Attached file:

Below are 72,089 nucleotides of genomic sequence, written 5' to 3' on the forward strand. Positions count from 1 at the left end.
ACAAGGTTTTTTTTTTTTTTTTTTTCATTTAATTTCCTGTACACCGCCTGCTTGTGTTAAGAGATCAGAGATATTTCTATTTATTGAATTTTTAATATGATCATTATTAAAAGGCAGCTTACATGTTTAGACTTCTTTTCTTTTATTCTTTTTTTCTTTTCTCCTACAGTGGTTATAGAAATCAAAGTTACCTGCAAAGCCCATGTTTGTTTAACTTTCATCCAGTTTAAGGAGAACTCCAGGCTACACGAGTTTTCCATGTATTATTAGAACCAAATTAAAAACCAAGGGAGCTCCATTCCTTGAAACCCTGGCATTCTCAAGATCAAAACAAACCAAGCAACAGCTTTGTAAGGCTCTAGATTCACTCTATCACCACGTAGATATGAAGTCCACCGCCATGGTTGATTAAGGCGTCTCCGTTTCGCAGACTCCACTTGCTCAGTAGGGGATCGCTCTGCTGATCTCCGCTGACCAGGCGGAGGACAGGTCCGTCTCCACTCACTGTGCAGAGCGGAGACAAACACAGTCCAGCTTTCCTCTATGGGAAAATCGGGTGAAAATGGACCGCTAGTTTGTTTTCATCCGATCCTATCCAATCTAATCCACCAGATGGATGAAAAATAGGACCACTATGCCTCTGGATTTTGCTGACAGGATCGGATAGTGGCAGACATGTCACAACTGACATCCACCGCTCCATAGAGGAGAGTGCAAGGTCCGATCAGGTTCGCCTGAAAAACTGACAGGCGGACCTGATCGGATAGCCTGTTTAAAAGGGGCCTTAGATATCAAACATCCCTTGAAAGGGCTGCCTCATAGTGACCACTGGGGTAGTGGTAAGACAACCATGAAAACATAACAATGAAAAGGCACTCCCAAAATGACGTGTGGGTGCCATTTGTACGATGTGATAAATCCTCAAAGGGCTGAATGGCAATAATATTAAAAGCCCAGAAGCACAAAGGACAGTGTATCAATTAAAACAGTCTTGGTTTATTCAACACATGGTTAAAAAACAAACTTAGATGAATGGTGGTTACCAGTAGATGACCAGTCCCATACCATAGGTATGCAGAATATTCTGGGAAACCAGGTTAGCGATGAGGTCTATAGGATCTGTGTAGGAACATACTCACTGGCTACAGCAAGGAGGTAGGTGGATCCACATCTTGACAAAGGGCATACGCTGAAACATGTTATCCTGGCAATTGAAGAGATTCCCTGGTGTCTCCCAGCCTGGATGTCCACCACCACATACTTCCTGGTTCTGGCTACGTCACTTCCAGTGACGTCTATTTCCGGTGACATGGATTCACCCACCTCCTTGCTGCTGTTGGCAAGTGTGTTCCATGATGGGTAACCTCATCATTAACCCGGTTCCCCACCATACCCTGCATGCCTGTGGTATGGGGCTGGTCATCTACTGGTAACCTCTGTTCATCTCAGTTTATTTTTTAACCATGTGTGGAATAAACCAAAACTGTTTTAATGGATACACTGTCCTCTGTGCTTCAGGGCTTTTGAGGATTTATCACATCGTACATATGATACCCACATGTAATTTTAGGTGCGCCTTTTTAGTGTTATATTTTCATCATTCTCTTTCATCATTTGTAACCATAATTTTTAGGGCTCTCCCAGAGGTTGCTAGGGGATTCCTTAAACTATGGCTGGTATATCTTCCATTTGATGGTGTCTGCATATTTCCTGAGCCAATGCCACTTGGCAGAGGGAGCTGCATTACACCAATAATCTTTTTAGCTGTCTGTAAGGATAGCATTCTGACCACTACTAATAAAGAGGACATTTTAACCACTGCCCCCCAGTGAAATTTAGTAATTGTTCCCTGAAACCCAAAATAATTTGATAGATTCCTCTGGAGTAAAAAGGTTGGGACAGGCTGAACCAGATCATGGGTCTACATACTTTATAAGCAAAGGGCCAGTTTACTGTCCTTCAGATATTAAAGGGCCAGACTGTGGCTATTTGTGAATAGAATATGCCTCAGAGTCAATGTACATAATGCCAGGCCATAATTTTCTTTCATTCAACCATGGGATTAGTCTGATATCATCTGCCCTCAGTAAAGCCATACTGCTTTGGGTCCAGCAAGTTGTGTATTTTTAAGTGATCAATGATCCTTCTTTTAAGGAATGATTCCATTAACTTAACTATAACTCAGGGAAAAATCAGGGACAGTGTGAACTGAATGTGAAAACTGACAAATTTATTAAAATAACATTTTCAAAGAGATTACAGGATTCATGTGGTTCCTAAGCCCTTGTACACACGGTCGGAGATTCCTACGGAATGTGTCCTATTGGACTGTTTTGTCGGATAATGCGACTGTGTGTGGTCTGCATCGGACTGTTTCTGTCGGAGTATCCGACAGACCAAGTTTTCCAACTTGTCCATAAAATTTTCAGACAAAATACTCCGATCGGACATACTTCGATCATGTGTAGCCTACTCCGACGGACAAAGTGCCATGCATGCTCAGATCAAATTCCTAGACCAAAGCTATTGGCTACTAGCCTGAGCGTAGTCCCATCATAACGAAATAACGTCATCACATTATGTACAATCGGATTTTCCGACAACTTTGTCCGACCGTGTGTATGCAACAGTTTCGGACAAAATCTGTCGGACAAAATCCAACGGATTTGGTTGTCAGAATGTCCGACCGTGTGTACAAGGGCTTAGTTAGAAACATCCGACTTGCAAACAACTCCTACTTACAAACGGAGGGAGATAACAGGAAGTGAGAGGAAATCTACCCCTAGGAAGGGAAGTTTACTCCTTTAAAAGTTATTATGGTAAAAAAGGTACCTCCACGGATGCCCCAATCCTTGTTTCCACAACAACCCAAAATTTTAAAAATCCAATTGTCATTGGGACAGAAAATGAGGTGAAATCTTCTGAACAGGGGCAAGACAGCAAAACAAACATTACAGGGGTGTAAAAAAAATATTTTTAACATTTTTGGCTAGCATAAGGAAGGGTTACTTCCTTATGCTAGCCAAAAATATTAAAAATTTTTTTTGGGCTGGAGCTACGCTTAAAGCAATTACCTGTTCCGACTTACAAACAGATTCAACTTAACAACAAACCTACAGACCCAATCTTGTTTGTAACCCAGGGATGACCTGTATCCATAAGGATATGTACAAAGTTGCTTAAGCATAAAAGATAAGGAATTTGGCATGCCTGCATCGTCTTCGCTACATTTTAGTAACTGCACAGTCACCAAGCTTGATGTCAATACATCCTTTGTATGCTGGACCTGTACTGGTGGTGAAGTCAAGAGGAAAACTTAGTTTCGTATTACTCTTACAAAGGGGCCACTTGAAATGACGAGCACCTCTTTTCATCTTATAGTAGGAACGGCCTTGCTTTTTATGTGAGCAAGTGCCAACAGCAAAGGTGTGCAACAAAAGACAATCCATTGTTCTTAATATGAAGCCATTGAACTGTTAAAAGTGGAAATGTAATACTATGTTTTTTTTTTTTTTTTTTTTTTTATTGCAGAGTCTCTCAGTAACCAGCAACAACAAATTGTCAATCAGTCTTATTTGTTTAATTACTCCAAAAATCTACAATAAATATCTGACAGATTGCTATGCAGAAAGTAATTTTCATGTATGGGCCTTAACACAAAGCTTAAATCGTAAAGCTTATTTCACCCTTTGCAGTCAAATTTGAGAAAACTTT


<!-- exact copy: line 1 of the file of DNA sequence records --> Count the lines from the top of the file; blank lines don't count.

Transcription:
Below are 72,089 nucleotides of genomic sequence, written 5' to 3' on the forward strand. Positions count from 1 at the left end.